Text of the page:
One of Japan’s Most Celebrated Cultural Treasures: Colorful Realm of Living Beings – The Journal of Antiques and Collectibles – March 2012
by Ito Jakuchu
To be Seen in Its Entirety for the First Time Outside of Japan On View at National Gallery of Art, Washington, March 30 through April 29, 2012
One of Japan’s most renowned cultural treasures will come to Washington, DC, in celebration of the centennial of Japan’s gift of 3,000 cherry trees to the nation’s capital. Entitled “Colorful Realm of Living Beings” (J. Doshoku sai-e; circa 1757–1766), this 30-scroll set of bird-and-flower paintings on silk is the centerpiece of the landmark exhibition “Colorful Realm: Japanese Bird-and-Flower Paintings by Ito¯ Jakuchu¯” (1716–1800), on view at the National Gallery of Art’s West Building from March 30 through April 29, 2012. Exhibited for four weeks only (owing to their fragility), these works will be in Washington during the National Cherry Blossom Festival, which runs from March 20 through April 27, 2012.
Never before shown in its entirety outside of Japan, “Colorful Realm of Living Beings” provides a panoramic pictorial survey of flora and fauna, both mythical and actual, reflecting the highest standards of artistic and technical accomplishment in Japanese painting. To evoke the work’s original religious context, the Gallery will install it with Jakuchu¯’s Sakyamuni Triptych (The Buddha Sakyamuni, Bodhisattva Mañjusri, and Bodhisattva Samantabhadra), which belongs to the Jotenkaku Museum, Shokokuji Monastery, Kyoto. In 1765 Jakuchu¯, who was active in Kyoto during the mid-Edo period, had donated “Colorful Realm” (then comprising 24 scrolls) and the triptych to Shokokuji, where they were displayed in a large temple room during Buddhist rituals. “Colorful Realm” was donated to the Imperial Household in 1889; since then, it has been shown together with the triptych only once, in 2007 at the Jotenkaku Museum, Shokokuji.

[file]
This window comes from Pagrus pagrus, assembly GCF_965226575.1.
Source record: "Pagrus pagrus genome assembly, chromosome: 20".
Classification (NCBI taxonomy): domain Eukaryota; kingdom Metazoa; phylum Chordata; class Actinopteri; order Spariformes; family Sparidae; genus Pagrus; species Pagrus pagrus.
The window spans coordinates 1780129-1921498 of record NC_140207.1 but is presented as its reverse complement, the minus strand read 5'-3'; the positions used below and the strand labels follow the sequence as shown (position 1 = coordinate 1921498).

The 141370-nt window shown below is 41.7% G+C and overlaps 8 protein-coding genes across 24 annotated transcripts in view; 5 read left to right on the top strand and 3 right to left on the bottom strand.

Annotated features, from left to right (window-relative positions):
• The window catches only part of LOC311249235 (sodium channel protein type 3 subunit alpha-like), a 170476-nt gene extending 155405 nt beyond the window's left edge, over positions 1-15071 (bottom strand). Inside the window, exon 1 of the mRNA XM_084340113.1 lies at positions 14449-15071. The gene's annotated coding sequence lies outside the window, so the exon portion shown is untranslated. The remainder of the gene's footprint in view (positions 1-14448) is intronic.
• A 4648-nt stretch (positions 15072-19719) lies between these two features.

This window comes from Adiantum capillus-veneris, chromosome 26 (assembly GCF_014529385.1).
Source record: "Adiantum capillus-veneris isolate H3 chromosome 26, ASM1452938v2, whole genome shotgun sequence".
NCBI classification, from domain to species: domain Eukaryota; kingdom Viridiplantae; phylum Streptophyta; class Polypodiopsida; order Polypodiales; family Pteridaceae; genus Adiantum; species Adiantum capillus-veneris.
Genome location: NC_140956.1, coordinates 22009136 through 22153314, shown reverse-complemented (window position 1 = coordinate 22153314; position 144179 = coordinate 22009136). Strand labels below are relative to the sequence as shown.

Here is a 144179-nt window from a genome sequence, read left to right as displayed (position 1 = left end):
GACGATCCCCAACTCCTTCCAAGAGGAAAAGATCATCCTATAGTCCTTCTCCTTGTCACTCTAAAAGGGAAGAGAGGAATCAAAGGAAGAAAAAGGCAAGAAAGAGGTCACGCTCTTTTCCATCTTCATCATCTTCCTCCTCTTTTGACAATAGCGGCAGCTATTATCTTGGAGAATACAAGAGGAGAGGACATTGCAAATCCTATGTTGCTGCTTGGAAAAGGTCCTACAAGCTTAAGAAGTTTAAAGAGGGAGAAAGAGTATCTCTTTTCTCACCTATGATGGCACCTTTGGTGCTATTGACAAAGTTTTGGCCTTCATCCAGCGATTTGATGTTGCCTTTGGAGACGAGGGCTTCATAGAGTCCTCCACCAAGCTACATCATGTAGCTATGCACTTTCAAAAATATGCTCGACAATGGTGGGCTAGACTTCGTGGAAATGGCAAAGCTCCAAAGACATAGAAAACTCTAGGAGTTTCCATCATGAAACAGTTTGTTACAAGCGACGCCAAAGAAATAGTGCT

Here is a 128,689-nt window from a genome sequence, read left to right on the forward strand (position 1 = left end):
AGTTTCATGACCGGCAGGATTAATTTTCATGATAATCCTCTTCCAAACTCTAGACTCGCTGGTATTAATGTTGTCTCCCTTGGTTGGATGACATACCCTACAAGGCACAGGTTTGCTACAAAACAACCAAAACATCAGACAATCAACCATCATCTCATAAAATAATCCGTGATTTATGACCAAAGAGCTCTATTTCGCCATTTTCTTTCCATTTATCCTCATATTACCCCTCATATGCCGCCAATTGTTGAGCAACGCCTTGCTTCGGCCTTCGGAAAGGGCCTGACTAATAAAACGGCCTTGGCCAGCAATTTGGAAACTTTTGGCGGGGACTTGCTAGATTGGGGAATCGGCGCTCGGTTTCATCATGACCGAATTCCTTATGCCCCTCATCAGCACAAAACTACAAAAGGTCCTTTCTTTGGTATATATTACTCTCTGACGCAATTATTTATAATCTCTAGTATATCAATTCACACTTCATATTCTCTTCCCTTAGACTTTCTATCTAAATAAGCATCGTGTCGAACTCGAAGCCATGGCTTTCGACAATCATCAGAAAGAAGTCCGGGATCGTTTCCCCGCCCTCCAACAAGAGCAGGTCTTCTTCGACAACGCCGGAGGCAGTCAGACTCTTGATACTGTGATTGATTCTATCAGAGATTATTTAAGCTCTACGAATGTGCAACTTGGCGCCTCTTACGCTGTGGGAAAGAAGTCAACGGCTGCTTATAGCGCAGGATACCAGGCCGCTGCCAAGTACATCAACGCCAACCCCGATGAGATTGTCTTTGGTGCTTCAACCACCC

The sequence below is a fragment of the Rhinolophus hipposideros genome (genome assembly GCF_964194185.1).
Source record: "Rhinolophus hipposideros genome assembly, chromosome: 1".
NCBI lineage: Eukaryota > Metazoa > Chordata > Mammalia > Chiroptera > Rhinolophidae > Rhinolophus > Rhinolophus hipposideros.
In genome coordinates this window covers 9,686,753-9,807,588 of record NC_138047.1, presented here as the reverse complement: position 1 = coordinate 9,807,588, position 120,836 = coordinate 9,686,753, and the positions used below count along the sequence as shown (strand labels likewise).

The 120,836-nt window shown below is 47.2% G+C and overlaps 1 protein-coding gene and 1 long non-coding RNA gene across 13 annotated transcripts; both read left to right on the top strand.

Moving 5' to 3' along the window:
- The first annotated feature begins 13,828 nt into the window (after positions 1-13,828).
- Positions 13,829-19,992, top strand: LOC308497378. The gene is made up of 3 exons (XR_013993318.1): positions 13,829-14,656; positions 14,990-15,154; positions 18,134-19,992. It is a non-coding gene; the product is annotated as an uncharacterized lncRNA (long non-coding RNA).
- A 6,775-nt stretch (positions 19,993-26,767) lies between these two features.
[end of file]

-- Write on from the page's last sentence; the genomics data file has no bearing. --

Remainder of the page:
“The National Gallery of Art is deeply honored to present this exquisite set of 30 scrolls to visitors from around the world who will be in Washington for a very special National Cherry Blossom Festival,” said Earl A. Powell III, director, National Gallery of Art. “The Gallery has a long history of working closely with our Japanese colleagues to present important exhibitions, including “The Tokugawa Collection: Noh Robes and Masks” (1977); “Japan: The Shaping of Daimyo Culture 1185–1868” (1988–1989); and “Edo: Art in Japan 1615–1868” (1998–1999).”
“This is a great event to commemorate the centennial. These works are very popular and highly admired, but they are rarely exhibited even in Japan. I understand that this is the very first time that “Colorful Realm of Living Beings” will be shown in its entirety outside of Japan. This exhibition exemplifies our strong friendship. We Japanese are so grateful to Americans for showing solidarity and friendship with us after the Great Earthquake of March 11,” said His Excellency Ichiro Fujisaki, Ambassador of Japan to the United States.